An Irish Country Doctor by Patrick Taylor

Read: 29 December, 2013

Barry Laverty has taken a position as a doctor’s assistant in the small Irish village of Ballybucklebo – a town so small that he can barely find it on the map. When he arrives only to find the doctor, his new boss, in the middle of throwing a patient into a bush, he realises that his new life may take some getting used to.

An Irish Country Doctor is a sweet little read, unchallenging but enjoyable and heart-warming. The characters, though often rather stereotypical for this sort of story, are by measure amusing and sympathetic. The setting invokes a nostalgia for the simple country life, albeit one that the novel reminds us is in the middle of changing. As the author points out in his opening note: “The rural Ulster that I have portrayed has vanished.”

I was rather disappointed with the characterization of the love interest, Patricia. She is studying to be an engineer – hard enough for a woman today, let alone in the ’60s. Yet when she expresses her frustration, Barry somehow manages to make it all about him and how uncomfortable her feelings are for him. And though many events and conversations in the story should have given Barry some perspective on what Patricia was talking about, he never seems to make the connection – he never even tries to understand where she is coming from. The whole book is, at least in part, about him learning to see things the way his patients see them so that he can provide them with care that they will understand and accept, yet he just frustratingly manages never to apply that new-found skill to the one person he ought to have every motivation in the world to try and understand.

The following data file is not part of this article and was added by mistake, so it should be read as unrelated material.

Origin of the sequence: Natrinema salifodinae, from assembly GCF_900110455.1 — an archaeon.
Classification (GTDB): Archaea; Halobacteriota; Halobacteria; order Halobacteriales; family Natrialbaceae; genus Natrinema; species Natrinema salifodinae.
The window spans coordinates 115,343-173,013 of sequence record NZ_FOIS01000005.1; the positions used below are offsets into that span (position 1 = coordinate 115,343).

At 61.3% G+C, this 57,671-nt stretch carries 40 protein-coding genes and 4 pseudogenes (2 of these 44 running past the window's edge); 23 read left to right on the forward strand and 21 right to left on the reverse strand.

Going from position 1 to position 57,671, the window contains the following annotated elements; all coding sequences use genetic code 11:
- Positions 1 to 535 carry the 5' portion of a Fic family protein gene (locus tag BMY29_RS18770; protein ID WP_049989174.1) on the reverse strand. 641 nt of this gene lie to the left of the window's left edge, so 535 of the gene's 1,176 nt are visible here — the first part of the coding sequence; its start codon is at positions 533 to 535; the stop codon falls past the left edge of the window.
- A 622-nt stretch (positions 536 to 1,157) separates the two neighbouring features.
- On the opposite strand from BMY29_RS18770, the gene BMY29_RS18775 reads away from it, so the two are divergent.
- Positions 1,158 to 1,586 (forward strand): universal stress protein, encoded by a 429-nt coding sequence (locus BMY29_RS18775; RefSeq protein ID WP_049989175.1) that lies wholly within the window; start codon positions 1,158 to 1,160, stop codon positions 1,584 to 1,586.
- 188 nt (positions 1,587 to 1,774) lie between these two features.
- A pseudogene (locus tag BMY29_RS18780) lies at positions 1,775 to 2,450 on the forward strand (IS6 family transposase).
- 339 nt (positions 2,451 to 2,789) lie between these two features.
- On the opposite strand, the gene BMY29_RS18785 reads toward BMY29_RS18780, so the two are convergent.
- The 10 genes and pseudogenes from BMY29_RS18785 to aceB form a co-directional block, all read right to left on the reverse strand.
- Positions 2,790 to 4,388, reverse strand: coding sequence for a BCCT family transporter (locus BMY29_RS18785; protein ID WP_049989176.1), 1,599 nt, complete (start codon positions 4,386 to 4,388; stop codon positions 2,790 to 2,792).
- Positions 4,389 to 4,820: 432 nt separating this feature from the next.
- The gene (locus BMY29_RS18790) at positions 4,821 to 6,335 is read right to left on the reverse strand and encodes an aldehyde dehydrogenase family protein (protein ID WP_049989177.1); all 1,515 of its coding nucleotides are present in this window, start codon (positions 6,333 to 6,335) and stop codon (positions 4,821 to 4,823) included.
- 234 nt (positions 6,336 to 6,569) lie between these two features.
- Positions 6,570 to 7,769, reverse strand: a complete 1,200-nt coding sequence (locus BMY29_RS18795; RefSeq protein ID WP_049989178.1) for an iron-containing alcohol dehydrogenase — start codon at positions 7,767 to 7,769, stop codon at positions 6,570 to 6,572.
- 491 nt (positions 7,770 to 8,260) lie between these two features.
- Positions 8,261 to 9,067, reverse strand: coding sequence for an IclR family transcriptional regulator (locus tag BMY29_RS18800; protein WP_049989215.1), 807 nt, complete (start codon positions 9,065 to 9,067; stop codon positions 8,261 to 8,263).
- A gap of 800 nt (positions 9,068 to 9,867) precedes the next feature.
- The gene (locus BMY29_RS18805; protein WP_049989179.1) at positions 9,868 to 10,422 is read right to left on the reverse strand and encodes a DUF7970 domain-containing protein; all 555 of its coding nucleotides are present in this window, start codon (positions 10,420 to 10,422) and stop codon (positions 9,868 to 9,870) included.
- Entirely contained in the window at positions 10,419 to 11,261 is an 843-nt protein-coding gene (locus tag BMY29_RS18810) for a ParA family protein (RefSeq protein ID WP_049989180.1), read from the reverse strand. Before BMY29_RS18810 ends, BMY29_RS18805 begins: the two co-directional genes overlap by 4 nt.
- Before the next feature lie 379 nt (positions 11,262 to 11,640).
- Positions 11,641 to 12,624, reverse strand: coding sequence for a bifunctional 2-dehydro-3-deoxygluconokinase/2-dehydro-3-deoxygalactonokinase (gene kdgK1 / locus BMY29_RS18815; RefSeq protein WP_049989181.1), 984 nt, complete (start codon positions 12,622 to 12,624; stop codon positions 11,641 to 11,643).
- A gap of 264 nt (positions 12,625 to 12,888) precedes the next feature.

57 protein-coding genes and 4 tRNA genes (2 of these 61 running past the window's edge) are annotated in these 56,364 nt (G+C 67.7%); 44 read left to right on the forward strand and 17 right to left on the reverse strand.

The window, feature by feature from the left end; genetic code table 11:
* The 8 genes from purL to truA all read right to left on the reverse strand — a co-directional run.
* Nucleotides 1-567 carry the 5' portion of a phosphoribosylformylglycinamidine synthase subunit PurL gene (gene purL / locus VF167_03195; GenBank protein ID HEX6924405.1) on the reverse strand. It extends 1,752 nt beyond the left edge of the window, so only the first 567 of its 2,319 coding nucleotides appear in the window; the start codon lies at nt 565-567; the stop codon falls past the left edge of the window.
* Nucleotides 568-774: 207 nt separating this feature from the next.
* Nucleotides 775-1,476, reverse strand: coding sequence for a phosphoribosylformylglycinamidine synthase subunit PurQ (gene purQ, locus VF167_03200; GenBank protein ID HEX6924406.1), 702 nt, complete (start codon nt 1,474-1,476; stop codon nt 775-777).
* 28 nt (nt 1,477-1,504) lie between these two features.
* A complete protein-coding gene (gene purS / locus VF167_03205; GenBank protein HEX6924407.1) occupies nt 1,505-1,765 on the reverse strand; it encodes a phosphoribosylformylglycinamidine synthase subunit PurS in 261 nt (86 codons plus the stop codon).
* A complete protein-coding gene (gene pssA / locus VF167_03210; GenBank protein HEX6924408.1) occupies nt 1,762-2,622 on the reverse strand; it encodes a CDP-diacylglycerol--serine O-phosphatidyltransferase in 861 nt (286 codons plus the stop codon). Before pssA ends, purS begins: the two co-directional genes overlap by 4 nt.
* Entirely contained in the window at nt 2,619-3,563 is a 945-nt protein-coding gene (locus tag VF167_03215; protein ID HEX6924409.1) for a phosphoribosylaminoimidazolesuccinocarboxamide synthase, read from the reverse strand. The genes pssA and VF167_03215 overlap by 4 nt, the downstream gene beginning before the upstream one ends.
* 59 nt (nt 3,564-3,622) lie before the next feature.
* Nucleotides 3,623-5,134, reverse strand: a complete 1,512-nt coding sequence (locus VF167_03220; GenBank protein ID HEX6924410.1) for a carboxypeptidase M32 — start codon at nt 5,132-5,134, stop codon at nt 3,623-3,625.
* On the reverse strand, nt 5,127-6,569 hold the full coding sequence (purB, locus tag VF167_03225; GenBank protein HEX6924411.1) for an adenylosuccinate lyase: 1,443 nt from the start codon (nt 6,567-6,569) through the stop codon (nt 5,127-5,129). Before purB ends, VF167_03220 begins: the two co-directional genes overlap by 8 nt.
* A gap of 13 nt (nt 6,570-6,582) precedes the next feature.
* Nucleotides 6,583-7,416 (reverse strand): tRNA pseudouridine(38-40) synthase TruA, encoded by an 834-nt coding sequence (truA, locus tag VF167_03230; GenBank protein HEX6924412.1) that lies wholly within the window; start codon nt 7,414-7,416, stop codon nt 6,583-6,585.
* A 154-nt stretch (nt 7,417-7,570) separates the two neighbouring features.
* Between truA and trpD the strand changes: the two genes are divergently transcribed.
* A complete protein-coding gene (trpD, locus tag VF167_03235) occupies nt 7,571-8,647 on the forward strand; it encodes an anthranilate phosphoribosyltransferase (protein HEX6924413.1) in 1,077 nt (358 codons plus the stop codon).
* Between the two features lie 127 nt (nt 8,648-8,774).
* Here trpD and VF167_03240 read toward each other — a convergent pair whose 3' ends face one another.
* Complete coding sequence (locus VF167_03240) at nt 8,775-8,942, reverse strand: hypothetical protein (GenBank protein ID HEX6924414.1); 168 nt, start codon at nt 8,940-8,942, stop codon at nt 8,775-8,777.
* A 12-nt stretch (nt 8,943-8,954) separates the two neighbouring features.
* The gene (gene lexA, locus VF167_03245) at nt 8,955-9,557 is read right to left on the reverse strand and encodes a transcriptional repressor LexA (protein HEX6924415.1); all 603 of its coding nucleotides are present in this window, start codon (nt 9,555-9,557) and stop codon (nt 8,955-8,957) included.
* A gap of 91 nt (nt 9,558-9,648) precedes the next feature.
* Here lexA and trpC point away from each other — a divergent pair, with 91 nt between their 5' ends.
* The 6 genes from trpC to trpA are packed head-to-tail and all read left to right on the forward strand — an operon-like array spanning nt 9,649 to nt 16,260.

It’s a small complaint, though, since Patricia occurs only infrequently and is rather inconsequential to the plot.

The writing is solid, very readable. The pepperings of Ulster dialect/slang is a nice touch. The book is a great light, fluffy read to escape from a bad or stressful day.

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Angela’s Ashes by Frank McCourt

Read: 23 January, 2013

When I look back on my childhood I wonder how I managed to survive at all. It was, of course, a miserable childhood: the happy childhood is hardly worth your while. Worse than the ordinary miserable childhood is the miserable Irish childhood, and worse yet is the miserable Irish Catholic childhood.

Angela’s Ashes is a memoir of Francis McCourt’s childhood, first as a young child to Irish parents in America, and then growing into adulthood in Limerick, Ireland. It’s a childhood of extreme poverty, and all of consequences of that.

It’s a brutal book, and it never lets up. Several reviewers have called the book a “laundry list of the terrible things that happen to the McCourt family,” and in many ways that’s pretty accurate. The happiest moments of the novel, when little Frankie forms a connection with two separate girls, end with those girls dying. Yeah, that’s the kind of book this is.